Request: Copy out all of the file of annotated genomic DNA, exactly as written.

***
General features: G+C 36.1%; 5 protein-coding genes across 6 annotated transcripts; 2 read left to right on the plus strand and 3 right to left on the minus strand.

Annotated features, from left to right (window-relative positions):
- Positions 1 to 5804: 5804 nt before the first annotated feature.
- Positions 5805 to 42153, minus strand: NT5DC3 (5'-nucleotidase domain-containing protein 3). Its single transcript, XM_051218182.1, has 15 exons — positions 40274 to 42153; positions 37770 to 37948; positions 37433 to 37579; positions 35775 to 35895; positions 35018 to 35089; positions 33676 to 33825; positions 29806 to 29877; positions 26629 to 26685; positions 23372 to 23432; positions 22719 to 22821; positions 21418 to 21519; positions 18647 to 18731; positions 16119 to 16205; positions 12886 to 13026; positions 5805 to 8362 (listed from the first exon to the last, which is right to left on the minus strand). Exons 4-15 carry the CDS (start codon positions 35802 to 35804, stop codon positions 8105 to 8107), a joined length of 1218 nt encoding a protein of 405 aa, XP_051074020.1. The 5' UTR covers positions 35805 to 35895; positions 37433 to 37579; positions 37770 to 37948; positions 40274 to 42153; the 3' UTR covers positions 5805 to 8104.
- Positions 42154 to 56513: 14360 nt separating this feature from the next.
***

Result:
General features: G+C 36.1%; 5 protein-coding genes across 6 annotated transcripts; 2 read left to right on the plus strand and 3 right to left on the minus strand.

Annotated features, from left to right (window-relative positions):
- Positions 1 to 5804: 5804 nt before the first annotated feature.
- Positions 5805 to 42153, minus strand: NT5DC3 (5'-nucleotidase domain-containing protein 3). Its single transcript, XM_051218182.1, has 15 exons — positions 40274 to 42153; positions 37770 to 37948; positions 37433 to 37579; positions 35775 to 35895; positions 35018 to 35089; positions 33676 to 33825; positions 29806 to 29877; positions 26629 to 26685; positions 23372 to 23432; positions 22719 to 22821; positions 21418 to 21519; positions 18647 to 18731; positions 16119 to 16205; positions 12886 to 13026; positions 5805 to 8362 (listed from the first exon to the last, which is right to left on the minus strand). Exons 4-15 carry the CDS (start codon positions 35802 to 35804, stop codon positions 8105 to 8107), a joined length of 1218 nt encoding a protein of 405 aa, XP_051074020.1. The 5' UTR covers positions 35805 to 35895; positions 37433 to 37579; positions 37770 to 37948; positions 40274 to 42153; the 3' UTR covers positions 5805 to 8104.
- Positions 42154 to 56513: 14360 nt separating this feature from the next.